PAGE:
Ask The California Employment Tax And Payroll Tax Attorney – How Much Taxes Do You Really Have To Pay?
By Robert S. Schriebman
It is tax time once again. For many it is the most stressful and distressing time of the year. What if there was a formula you could apply to pay the minimum tax possible? This formula would be applied to any type of tax you could imagine – IRS, FTB, EDD and CDTFA. I’m happy to tell you that there is such a formula and it has been around since 1934. It is not a specific number, but it is a workable guideline.
There are two leading tax cases that established a guideline and workable formulas. I will discuss both cases and set forth these formulas.
Gregory v. Helvering, 69 F.2d 809 (1934)
This case was decided by Judge Learned Hand, one of the most famous judges in all of American jurisprudence. In this case Ms. Gregory attempted to take shares of stock out of one of her corporations without having to pay income taxes. She created a dummy corporation, transferred the desired corporation’s stock into it and dissolved the dummy corporation three days later. She claimed that the transaction was a tax-free corporate reorganization, and therefore the stock received on the corporate dissolution should be tax free to her. Judge Hand saw through her charade and made her pay the income taxes she would have had to pay had the dummy corporation not been created. Judge Hand established the first formula for legal tax avoidance.
“We agree with the Board and the taxpayer that a transaction, otherwise within an exception of the tax law, does not lose its immunity, because it is actuated by a desire to avoid, or, if one chose, to evade, taxation. Any one may so arrange his affairs that his taxes shall be as low as possible; he is not bound to choose that pattern which will best pay the Treasury; there is not even a patriotic duty to increase one’s taxes.”
Commissioner v. Newman, 159 F.2d 848 (1947)
This case was also decided by Judge Hand. In this matter Newman sought to transfer future taxable income to his children through the creation of a series of trusts. Newman retained control over the trusts including the rights to alter, amend, revoke, or terminate them. Too much control over the trusts prevents income from being shifted from the trust creator or settler to the beneficiaries. In deciding the trusts were shames, Judge Hand established the second formula for tax planning.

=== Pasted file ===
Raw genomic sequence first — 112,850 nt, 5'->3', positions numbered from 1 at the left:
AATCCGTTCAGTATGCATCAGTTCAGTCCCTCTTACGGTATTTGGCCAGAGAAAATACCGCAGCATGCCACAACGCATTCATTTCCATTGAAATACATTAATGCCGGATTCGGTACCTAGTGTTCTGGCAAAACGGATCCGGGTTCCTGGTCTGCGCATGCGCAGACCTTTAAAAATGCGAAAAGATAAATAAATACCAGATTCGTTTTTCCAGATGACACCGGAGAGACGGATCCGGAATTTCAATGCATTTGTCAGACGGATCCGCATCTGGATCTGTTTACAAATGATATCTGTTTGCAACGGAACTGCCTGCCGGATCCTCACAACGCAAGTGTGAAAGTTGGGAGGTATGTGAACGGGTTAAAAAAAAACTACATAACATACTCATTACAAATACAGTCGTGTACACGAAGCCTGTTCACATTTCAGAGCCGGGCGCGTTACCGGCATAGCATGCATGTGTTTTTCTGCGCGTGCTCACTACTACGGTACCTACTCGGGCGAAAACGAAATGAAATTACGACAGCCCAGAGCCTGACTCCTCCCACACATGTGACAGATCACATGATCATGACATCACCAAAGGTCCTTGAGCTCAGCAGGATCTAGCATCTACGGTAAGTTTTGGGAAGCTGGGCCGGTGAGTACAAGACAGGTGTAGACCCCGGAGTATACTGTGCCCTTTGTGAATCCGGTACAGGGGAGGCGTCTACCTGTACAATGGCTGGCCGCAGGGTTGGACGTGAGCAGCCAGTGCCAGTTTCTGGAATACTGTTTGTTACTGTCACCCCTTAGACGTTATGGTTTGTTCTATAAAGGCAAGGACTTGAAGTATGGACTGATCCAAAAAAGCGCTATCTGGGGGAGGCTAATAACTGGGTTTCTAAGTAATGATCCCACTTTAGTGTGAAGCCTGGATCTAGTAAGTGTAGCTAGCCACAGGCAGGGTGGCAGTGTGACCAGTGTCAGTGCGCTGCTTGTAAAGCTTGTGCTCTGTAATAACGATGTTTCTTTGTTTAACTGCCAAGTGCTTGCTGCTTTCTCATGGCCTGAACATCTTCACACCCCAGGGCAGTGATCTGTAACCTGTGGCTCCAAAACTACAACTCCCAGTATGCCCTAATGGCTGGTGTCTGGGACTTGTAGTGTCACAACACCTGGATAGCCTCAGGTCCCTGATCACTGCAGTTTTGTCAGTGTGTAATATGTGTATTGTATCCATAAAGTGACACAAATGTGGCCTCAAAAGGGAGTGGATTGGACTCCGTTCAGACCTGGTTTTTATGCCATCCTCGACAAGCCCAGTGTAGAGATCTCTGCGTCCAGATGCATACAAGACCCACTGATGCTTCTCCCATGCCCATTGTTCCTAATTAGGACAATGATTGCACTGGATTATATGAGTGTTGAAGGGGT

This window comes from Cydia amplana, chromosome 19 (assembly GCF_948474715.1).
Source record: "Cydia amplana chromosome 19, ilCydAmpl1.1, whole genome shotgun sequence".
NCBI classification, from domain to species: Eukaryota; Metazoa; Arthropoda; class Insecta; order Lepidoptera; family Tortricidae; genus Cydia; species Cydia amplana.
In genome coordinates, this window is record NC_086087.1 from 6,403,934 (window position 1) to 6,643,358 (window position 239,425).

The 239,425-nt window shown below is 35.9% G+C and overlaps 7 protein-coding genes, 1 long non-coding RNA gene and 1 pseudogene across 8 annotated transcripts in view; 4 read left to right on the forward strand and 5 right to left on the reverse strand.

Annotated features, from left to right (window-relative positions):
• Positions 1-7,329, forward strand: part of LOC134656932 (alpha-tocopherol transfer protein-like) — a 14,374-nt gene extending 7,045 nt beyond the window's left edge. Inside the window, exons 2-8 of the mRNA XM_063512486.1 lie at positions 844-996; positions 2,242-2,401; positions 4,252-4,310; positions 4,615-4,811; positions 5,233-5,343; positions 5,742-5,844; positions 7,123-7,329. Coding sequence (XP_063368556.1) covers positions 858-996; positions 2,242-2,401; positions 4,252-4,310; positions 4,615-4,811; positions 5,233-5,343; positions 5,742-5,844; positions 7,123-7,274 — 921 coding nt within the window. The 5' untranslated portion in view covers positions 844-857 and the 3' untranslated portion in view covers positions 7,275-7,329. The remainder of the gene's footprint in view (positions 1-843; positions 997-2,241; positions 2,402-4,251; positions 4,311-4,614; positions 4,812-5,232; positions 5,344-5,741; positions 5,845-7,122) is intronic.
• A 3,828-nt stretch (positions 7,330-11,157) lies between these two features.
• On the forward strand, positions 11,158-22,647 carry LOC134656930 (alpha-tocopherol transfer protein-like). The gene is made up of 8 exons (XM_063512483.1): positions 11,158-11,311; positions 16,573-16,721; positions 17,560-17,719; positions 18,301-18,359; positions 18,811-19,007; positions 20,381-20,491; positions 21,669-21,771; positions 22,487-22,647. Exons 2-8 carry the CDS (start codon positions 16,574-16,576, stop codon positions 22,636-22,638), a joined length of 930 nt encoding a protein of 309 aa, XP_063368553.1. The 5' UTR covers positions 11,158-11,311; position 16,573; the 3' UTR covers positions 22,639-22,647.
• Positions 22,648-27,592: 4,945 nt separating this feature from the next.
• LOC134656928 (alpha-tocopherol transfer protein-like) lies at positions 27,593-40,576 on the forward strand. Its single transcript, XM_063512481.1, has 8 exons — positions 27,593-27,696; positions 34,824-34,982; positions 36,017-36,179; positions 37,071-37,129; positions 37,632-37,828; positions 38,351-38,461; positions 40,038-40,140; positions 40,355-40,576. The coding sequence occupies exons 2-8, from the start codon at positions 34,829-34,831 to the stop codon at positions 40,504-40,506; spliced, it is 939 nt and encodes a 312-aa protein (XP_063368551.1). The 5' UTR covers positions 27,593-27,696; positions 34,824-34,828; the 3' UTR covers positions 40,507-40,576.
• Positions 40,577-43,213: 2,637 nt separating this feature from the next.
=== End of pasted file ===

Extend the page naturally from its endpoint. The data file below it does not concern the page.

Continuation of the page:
“Over and over again courts have said that there is nothing sinister in so arranging one’s affairs as to keep taxes as low as possible. Everybody does so, rich or poor; and all do right, for nobody owes any public duty to pay more than the law demands: taxes are enforced exactions, not voluntary contributions. To demand more on the name of morals is mere cant.”
What Do These Formulas Tell Us?
Both of Judge Hand’s formulas tell us that we are not obligated to pay one dime more in taxes than we legally have to. That is the bottom line. By this statement, I want to distinguish between tax avoidance and tax evasion. Avoidance is legal; evasion is not.
Robert Schriebman has a successful practice in the Rolling Hills Estates area of Los Angeles County serving clients throughout California and the United States. He has successfully dedicated more than 50 years to helping individual taxpayers, business owners, CPAs, Enrolled Agents, and tax attorneys navigate the complicated tax systems of the federal and state governments. Mr. Schriebman is in private practice. He is not affiliated in any way with the EDD and he is not employed by the EDD or any other agency of the State of California.
Robert Schriebman has written the only 2 books ever published dealing with how California Employment Development Department (EDD) operates. See “California Tax Collection Practice and Procedures” and “California Taxation Practice and Procedure,” both published by Commerce Clearing House.
Robert Schriebman has written over 20 books including the major manual used nationally by practitioners and the IRS, “IRS Tax Collection Procedures – A Manual for Practitioners” published by Commerce Clearing House.
Robert Schriebman has written over 20 books including the major manual used nationally by practitioners and the IRS, “IRS Tax Collection Procedures – A Manual for Practitioners” published by Commerce Clearing House in addition to the only 2 books ever published dealing with how California Employment Development Department (EDD) operates. See “California Tax Collection Practice and Procedures” and “California Taxation Practice and Procedure,” both published by Commerce Clearing House.
Web Site Article 642